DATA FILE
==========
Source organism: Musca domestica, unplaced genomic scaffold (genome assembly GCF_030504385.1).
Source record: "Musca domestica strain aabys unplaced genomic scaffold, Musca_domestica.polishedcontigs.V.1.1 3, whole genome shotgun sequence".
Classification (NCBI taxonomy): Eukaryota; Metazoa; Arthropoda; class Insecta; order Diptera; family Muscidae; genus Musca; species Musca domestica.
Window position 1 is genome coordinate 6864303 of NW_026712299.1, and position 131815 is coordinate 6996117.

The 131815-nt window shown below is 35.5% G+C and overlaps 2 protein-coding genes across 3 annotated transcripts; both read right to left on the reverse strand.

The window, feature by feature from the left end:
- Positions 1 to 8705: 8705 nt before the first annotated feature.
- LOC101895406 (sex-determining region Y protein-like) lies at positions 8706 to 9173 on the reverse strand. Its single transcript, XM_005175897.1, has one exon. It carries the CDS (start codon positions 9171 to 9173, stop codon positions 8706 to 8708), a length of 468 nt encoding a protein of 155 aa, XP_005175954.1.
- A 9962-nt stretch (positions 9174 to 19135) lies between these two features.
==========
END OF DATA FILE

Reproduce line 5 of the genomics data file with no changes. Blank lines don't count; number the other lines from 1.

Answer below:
The 131815-nt window shown below is 35.5% G+C and overlaps 2 protein-coding genes across 3 annotated transcripts; both read right to left on the reverse strand.